Here’s this week’s progress report for new updates to Toytles: Leaf Raking, my family-friendly leaf-raking business simulation available for iPhones, iPads, and Android devices.
Learn how to get it at the Toytles: Leaf Raking page.
Last week I reported that I finished adding the neighbor status indicators into the game.
All that remained to do was to create a new release for iOS and Android, test it, and publish it.
Sprint 13: Holiday-specific dialogue
Last week’s sprint plan was:
- Create iOS release
- Write blog post announcing release
- Write email announcing release
- Create holiday-specific dialogue
At the end of the previous week, I had created an Android build. I spent the earlier part of this week on creating the iOS build. In both cases, I installed the game on a physical device, then played the game until I was satisfied that things seemed to work more or less fine.
Then once I felt it was ready, I submitted it for review at the respective app stores, and then I published the announcements once they were ready to go live. Read more about it at the Toytles: Leaf Raking v1.4.3 announcement post.
Then I could start working on the current sprint’s actual goal, which was adding dialogue related to the current date of the calendar if it was special somehow.
I ended up not doing much. I worked long hours at the day job due to commitments at both the top of the morning and the late afternoon, which meant I did not work on game development at the times I normally would.
I did only 1.5 hours of game development, most of which was spent on getting the release published. I found that I had effectively taken most of the rest of the week off, even though I hadn’t wanted to. I found myself exhausted and needing to rest each day, and so I listened to my body.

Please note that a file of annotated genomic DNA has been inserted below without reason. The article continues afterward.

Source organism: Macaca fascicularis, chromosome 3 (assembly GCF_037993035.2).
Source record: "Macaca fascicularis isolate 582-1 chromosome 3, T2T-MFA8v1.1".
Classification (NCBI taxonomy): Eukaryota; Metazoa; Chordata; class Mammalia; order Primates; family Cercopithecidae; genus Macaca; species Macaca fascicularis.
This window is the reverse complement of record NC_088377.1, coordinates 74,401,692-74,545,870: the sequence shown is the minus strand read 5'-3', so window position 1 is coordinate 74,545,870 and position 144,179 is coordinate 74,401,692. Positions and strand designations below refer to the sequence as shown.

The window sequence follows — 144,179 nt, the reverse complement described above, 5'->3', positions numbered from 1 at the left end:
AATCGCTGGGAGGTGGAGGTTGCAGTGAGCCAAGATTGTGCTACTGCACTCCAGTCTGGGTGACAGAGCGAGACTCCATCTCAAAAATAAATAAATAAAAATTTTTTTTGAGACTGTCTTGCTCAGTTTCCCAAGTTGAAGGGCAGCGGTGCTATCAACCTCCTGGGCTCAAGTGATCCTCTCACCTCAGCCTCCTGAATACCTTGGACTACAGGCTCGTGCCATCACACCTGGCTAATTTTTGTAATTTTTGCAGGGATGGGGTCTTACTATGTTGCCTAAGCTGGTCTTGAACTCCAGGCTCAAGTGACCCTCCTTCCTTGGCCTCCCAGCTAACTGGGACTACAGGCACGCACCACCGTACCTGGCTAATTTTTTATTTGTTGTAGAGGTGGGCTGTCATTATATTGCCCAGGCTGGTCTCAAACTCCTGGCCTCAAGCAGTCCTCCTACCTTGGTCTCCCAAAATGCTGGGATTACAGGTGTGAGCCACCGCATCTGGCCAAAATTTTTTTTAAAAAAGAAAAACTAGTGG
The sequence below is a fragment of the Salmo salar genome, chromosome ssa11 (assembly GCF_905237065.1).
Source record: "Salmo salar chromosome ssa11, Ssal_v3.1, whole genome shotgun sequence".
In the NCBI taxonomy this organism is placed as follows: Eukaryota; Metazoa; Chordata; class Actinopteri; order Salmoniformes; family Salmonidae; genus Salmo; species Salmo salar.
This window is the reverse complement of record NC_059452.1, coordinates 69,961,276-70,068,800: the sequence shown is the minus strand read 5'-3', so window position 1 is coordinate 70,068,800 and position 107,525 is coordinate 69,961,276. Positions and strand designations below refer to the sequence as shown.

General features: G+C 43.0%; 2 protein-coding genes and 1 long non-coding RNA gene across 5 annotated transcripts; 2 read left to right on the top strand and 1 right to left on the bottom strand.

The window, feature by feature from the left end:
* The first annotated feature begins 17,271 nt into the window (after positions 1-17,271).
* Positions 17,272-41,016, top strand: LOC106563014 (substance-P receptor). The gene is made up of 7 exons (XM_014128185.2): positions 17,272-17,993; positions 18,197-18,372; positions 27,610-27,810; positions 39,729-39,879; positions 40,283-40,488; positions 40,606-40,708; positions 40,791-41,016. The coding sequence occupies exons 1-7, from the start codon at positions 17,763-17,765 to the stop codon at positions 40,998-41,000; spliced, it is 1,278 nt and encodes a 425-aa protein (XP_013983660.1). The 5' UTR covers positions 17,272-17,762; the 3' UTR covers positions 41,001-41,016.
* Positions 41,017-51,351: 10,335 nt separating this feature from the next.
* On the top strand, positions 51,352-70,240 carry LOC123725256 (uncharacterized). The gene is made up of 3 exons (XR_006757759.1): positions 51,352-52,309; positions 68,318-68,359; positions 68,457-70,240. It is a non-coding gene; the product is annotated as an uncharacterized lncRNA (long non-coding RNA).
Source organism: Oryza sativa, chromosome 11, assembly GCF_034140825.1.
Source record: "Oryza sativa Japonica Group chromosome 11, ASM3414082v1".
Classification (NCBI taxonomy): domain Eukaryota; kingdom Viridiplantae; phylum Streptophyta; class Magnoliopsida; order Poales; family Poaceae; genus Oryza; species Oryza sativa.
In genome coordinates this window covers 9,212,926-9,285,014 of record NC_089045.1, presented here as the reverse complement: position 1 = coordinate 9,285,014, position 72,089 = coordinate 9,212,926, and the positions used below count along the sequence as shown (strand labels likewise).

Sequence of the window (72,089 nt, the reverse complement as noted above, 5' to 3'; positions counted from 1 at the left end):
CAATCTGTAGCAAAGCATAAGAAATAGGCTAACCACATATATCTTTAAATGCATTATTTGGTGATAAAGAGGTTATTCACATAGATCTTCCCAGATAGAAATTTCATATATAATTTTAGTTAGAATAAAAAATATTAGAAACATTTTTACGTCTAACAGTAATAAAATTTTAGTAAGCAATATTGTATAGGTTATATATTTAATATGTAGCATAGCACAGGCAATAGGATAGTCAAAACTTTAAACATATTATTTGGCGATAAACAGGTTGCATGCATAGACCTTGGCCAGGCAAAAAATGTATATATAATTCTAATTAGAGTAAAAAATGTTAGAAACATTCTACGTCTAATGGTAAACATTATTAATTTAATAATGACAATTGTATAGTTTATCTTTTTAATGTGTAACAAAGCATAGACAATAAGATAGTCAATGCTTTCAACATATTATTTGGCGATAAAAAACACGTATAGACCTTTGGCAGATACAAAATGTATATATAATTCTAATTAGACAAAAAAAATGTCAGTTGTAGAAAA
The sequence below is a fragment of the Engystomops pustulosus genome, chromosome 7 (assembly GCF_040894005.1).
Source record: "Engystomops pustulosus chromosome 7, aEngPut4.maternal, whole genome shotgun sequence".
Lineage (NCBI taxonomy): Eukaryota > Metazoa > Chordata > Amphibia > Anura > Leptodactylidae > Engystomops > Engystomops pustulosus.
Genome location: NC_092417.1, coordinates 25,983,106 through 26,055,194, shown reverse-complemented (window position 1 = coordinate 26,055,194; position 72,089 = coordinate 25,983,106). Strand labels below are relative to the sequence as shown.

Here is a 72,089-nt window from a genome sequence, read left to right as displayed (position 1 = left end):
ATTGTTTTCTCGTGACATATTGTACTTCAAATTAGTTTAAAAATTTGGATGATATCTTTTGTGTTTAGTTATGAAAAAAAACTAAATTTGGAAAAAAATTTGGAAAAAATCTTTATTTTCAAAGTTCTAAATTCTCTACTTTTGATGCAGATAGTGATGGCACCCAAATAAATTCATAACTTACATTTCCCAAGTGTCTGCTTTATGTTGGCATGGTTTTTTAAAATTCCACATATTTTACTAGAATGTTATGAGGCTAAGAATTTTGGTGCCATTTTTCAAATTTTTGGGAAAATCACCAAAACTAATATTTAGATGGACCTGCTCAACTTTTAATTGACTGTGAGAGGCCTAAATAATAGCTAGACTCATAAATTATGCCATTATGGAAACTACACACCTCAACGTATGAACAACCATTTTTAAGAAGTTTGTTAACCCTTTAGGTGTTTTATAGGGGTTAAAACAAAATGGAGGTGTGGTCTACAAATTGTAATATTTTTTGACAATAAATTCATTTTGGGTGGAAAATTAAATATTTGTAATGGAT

In the future, I think I need to plan and make time for a periodic break instead of letting it happen.
I did finish the week my looking at my code related to dialogue and the calendar. Currently, I have an enum called DialogTag (I’m clearly still struggling with picking either dialogue or dialog, which depending on who you ask are both acceptable in North America. Alternatively I’m using dialog when I should be using dialogue). Each neighbor has a collection of things they say, each of which is tagged based on whether they are clients, ex-clients, prospects, etc.
Now I want to add dialogue that is tagged based on a calendar event. While I could add a tag for each holiday, I’d like to have one tag type for holidays, and then I would have a separate piece of data indicating which one.
There are 6 holidays, but I can create more, such as birthdays for the neighbors. Still, it isn’t like I’ll be adding hundreds of holidays, so it wouldn’t be so bad to hardcode a separate enum value for each holiday.
But then I start thinking about a neighbor getting excited the day before a holiday. Or being sad the day after.
Of course, what this kind of scope creep tells me is that there is still a lot of interpretation for how to handle the immediately work, and I need to remember that I can put something together that works now and slowly change it to do something that works later.
So hardcoded for now.
The other big thing I need to figure out is how to decide which dialogue to show. Up until now, a neighbor can say only one thing based on their status as a client. Since you can’t have a neighbor be both a client and a prospect or an ex-client, there was no choice to make. Only one option filtered out.
With dialogue based on the current date, however, now two options can be available at once. Perhaps clients and prospects should say the holiday-specific dialogue, and ex-clients say their normal ex-client dialogue? Or maybe only happy clients (clients who have no leaves in their yard) say more interesting things? Or perhaps holiday dialogue is said first, then followed by regular dialogue? Or regular dialogue followed by holiday dialogue? Or randomly choose among options, so sometimes a neighbor might talk about a holiday and sometimes they might not?
There’s clearly more I need to think about, but for now, thanks for reading!
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